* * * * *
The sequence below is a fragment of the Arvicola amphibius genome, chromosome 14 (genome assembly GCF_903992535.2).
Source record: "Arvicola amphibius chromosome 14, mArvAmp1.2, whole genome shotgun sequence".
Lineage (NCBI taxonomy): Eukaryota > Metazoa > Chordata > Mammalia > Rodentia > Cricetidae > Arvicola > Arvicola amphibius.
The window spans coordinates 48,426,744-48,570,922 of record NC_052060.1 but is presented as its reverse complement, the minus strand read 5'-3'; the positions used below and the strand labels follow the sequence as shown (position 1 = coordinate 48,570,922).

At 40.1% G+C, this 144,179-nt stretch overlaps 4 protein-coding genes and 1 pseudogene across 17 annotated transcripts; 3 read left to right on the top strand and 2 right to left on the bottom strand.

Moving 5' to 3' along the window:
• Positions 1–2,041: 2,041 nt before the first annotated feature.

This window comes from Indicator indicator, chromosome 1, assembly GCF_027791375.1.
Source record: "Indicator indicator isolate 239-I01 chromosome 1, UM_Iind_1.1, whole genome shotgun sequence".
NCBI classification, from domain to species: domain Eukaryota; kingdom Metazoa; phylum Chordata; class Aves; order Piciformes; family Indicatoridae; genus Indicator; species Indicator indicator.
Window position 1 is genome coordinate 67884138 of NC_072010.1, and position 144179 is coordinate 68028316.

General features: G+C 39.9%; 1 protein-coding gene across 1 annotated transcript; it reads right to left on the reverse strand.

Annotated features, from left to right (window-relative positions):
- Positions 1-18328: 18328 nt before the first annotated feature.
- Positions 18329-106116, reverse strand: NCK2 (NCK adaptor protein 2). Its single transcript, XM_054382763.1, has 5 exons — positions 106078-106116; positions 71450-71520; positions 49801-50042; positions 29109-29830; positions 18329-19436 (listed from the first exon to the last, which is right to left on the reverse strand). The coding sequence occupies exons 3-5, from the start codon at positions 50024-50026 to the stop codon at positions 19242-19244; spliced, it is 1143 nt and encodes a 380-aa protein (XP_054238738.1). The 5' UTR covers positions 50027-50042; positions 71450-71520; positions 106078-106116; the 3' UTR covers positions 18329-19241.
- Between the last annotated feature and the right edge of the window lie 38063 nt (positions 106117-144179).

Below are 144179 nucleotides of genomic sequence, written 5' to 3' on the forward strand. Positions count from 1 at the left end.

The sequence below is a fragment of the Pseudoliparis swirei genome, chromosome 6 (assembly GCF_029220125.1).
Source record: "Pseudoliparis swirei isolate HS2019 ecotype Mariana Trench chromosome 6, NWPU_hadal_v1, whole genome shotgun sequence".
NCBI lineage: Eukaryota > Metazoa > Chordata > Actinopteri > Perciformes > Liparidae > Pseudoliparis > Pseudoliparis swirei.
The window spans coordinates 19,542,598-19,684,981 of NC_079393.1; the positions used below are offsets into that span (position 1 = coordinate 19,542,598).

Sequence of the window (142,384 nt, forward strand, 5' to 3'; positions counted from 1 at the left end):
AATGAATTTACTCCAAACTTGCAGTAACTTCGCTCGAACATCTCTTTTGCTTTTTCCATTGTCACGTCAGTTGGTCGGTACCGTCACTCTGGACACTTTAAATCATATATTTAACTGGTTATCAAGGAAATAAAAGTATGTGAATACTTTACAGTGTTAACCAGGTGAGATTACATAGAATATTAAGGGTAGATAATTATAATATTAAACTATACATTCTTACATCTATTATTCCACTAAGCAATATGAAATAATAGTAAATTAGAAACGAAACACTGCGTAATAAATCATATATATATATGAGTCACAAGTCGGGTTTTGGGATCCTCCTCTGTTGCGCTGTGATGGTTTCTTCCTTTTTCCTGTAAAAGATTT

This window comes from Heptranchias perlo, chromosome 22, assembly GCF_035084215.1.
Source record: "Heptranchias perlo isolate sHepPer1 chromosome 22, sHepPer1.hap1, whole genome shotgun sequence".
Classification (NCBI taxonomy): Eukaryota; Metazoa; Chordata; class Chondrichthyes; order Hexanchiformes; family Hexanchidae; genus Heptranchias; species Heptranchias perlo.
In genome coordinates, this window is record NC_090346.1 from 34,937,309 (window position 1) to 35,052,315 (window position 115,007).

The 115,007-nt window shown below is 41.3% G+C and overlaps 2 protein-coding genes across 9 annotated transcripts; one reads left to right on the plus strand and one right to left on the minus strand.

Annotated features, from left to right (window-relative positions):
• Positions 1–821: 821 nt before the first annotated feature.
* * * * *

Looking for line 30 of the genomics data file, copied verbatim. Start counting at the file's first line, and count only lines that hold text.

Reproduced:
• Positions 1–821: 821 nt before the first annotated feature.